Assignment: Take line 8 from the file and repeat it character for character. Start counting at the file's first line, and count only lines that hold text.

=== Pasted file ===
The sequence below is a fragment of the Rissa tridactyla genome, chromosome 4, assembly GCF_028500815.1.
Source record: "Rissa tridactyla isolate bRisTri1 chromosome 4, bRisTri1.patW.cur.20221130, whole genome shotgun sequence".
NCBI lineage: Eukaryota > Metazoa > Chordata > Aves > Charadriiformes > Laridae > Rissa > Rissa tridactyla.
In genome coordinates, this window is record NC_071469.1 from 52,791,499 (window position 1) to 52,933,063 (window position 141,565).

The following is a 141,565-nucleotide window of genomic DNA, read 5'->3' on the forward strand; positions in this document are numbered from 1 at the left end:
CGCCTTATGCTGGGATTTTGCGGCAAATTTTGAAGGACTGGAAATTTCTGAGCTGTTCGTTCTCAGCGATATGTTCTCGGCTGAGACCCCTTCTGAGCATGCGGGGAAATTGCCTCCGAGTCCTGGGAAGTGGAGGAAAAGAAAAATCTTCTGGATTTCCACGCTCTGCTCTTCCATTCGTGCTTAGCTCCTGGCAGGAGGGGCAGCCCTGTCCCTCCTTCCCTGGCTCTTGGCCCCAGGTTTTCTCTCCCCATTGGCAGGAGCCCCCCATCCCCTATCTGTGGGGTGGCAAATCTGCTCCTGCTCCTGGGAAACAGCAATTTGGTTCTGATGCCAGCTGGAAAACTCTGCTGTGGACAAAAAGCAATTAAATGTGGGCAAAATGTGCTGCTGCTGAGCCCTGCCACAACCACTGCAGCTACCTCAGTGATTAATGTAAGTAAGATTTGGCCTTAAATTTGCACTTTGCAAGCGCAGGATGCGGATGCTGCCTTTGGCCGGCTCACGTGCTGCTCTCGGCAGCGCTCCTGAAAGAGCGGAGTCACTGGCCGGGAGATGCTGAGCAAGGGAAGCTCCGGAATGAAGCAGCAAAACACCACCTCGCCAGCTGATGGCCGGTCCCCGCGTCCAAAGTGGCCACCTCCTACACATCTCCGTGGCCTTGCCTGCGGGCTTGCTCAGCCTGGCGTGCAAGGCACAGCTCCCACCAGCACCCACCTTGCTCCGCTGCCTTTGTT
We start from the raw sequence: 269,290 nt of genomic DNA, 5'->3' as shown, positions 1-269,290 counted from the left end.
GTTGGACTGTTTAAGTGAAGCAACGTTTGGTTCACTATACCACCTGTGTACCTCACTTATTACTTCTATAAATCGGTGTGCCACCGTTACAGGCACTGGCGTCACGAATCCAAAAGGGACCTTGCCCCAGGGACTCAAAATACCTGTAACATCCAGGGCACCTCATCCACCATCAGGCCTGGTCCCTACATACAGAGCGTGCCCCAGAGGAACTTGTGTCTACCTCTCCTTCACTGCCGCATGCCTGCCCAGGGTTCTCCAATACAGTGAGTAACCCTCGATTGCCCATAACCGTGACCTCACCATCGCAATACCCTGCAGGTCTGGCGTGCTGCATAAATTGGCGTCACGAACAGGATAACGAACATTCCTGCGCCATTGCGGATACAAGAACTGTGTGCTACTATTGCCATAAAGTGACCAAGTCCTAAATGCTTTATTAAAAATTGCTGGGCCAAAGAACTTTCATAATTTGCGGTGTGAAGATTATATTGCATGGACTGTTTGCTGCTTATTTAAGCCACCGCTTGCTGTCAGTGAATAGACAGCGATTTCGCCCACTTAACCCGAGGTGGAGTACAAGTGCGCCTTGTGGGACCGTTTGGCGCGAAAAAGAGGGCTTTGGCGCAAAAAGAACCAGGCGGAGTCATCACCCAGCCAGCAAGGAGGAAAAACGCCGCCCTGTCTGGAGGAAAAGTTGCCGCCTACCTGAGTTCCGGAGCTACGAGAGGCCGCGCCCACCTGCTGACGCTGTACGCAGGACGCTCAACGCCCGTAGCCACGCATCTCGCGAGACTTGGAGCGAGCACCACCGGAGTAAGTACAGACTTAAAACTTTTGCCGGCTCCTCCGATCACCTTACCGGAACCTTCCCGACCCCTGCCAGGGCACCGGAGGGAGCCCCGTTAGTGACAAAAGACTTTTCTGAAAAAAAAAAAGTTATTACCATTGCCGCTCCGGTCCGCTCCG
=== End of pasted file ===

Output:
GTTGGACTGTTTAAGTGAAGCAACGTTTGGTTCACTATACCACCTGTGTACCTCACTTATTACTTCTATAAATCGGTGTGCCACCGTTACAGGCACTGGCGTCACGAATCCAAAAGGGACCTTGCCCCAGGGACTCAAAATACCTGTAACATCCAGGGCACCTCATCCACCATCAGGCCTGGTCCCTACATACAGAGCGTGCCCCAGAGGAACTTGTGTCTACCTCTCCTTCACTGCCGCATGCCTGCCCAGGGTTCTCCAATACAGTGAGTAACCCTCGATTGCCCATAACCGTGACCTCACCATCGCAATACCCTGCAGGTCTGGCGTGCTGCATAAATTGGCGTCACGAACAGGATAACGAACATTCCTGCGCCATTGCGGATACAAGAACTGTGTGCTACTATTGCCATAAAGTGACCAAGTCCTAAATGCTTTATTAAAAATTGCTGGGCCAAAGAACTTTCATAATTTGCGGTGTGAAGATTATATTGCATGGACTGTTTGCTGCTTATTTAAGCCACCGCTTGCTGTCAGTGAATAGACAGCGATTTCGCCCACTTAACCCGAGGTGGAGTACAAGTGCGCCTTGTGGGACCGTTTGGCGCGAAAAAGAGGGCTTTGGCGCAAAAAGAACCAGGCGGAGTCATCACCCAGCCAGCAAGGAGGAAAAACGCCGCCCTGTCTGGAGGAAAAGTTGCCGCCTACCTGAGTTCCGGAGCTACGAGAGGCCGCGCCCACCTGCTGACGCTGTACGCAGGACGCTCAACGCCCGTAGCCACGCATCTCGCGAGACTTGGAGCGAGCACCACCGGAGTAAGTACAGACTTAAAACTTTTGCCGGCTCCTCCGATCACCTTACCGGAACCTTCCCGACCCCTGCCAGGGCACCGGAGGGAGCCCCGTTAGTGACAAAAGACTTTTCTGAAAAAAAAAAAGTTATTACCATTGCCGCTCCGGTCCGCTCCG